- Colour: its head and upperparts are mostly dark grey, with a white eyebrow and throat, a narrow grey band across the upper breast and a creamy-buff belly. The feathers of its long tail have white edges and tips, and the tail is often fanned out.
- Size: 14 – 16 cm long.
- Call: tinkling whistles and squeaks, which may be repeated to develop a song.
- Diet: flying insects, which are caught in the air by chasing them, usually after launching from the edge of foliage of trees or shrubs. Insects may be caught at all levels of the canopy.
- Movement: agile but erratic flight with characteristic aerial twists and turns which make it easy to recognise. Many populations appear to undertake seasonal movements, with some migrating north during autumn and winter, and others moving to lower elevations during the cooler months.
- Breeding: both parents build the nest in the narrow fork of a tree, 2–5 metres above the ground; it is made of fine grass held together with spider webs. The bottom of the nest may have a long, tapering stem resembling a wine glass. Two or three spotted, pale buff eggs are laid and then incubated both parents for 14 days. Then both parents feed the chicks for 12 days, after which the young fledge.
What to Observe
- Bird on chicks
- Bird on eggs
- Bird on nest
- Bird feeding young
ClimateWatch Science Advisor
The effects of climate change may influence a change in the timing of movements by Grey Fantails, or even make them redundant. It may also affect the timing of when they start to breed and the duration of their breeding activities. Help scientists answer the question: "How are our animals, plants and ecosystems responding to climate change?" by recording the observations above.
When To Look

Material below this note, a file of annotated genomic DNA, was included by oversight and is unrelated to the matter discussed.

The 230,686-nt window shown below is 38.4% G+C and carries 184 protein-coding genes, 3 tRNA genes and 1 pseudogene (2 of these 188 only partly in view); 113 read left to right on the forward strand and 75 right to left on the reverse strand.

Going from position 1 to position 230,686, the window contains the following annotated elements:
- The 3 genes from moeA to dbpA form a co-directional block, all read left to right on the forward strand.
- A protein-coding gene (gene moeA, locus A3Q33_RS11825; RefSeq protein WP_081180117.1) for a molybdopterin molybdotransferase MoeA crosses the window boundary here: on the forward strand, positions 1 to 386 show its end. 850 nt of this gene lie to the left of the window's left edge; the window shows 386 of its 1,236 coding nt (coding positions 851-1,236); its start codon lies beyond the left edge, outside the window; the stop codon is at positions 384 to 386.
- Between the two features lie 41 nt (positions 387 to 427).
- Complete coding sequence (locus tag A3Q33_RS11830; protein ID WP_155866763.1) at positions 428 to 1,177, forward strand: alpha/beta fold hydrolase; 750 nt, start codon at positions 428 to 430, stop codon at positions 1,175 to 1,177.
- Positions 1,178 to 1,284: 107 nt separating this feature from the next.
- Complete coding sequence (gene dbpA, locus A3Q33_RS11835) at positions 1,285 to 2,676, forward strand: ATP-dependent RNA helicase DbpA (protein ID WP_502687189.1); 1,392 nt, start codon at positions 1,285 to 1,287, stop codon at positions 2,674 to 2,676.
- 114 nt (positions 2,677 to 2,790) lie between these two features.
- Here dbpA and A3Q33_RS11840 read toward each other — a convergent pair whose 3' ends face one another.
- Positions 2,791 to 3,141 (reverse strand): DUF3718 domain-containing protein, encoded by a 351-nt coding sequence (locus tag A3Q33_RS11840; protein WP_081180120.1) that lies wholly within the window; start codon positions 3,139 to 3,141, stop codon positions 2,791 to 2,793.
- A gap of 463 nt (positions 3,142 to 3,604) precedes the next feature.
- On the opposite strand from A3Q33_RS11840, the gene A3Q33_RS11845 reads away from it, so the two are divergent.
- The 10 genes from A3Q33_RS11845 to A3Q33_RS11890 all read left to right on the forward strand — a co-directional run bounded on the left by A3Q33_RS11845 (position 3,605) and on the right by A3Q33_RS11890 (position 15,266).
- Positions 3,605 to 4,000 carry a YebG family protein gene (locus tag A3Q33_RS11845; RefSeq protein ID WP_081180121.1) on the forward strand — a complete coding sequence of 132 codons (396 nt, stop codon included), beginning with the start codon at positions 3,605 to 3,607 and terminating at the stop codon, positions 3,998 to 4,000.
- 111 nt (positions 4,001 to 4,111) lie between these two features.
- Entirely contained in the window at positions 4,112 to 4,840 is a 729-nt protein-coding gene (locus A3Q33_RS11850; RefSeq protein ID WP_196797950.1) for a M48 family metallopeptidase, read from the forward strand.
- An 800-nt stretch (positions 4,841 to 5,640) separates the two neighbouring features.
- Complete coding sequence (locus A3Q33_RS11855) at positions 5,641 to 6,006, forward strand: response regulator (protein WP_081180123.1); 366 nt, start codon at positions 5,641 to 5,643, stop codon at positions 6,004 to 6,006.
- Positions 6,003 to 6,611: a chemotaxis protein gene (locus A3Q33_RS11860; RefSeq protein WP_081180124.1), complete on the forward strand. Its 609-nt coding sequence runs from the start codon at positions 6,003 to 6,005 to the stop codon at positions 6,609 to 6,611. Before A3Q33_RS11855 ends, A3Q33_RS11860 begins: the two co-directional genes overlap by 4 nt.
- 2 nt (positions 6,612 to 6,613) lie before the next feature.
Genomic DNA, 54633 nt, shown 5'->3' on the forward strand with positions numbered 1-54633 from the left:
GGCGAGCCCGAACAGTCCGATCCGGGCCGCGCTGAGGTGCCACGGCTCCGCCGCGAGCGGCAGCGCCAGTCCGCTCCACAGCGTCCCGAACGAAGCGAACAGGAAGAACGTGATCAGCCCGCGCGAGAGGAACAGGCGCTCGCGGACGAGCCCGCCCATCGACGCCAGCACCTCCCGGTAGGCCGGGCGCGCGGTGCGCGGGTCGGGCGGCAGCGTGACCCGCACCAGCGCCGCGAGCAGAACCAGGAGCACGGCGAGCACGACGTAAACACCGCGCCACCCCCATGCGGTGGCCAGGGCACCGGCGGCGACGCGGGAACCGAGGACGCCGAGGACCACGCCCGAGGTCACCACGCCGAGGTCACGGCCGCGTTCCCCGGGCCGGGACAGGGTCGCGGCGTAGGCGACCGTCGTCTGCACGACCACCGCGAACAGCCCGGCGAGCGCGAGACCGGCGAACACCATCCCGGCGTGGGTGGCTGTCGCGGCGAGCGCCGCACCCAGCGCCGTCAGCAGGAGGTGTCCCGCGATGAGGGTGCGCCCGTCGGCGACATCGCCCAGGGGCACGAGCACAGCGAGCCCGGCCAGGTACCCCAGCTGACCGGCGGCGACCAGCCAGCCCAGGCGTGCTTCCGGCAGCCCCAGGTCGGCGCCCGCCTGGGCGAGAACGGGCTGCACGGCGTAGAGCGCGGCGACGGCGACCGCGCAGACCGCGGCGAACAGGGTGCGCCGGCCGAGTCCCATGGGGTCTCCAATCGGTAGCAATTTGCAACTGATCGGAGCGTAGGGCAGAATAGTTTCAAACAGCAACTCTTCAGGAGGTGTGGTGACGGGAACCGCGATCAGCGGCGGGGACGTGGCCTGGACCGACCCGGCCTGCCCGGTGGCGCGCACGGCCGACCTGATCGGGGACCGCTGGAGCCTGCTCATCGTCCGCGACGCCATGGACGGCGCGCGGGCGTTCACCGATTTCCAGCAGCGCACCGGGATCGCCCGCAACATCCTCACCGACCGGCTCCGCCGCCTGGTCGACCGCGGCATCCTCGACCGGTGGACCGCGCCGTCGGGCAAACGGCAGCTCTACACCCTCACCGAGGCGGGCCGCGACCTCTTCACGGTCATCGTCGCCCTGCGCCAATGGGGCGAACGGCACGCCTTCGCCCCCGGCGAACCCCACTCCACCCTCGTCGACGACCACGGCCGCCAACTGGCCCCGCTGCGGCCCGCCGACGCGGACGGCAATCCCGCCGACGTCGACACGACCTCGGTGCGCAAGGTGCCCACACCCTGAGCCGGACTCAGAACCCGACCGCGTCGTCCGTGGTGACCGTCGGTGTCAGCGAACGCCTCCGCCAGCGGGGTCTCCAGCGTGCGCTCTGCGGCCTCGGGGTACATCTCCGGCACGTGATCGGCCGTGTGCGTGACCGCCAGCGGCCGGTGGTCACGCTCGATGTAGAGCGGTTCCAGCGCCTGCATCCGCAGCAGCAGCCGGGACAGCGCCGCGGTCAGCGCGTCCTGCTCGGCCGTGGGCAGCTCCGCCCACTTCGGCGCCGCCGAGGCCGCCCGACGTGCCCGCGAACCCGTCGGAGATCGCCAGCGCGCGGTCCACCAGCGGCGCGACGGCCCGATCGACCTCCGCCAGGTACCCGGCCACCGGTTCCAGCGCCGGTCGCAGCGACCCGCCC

- From July to January for breeding behaviour.
- During autumn and winter for migratory birds.
Note: ClimateWatch is looking for any changes in the timing of these events so remember to keep a lookout from June for breeding behaviour!
Where To Look
- In most treed habitats, including forests, woodlands and coastal scrub. It also visits urban gardens.
- Throughout much of eastern and western Australia, and also in central regions.
- Look in forests and woodlands, and also in trees and shrubs of urban gardens, especially during autumn–winter migration.
Note: ClimateWatch is looking for any changes outside of their known ranges so remember to keep a lookout anywhere in Australia!
Where To Look
Maps of Habitat Suitability
of occurrence (RCP 8.5)
|Species range change from
current to 2070 probability
Above, the left and middle maps show the modelled habitat suitability for the the species under current and potential future climate conditions. The colours indicate the predicted habitat suitability from low (white) to high (dark red).
The future habitat suitability is modelled for the year 2070 under a climate change scenario that represents 'business as usual' (RCP 8.5). The map on the right shows how the range of the species might change between now and 2070, with orange areas indicating where the species might disappear, green areas where the species range might expand, and blue areas where the habitat is predicted to be suitable for the species now and in the future.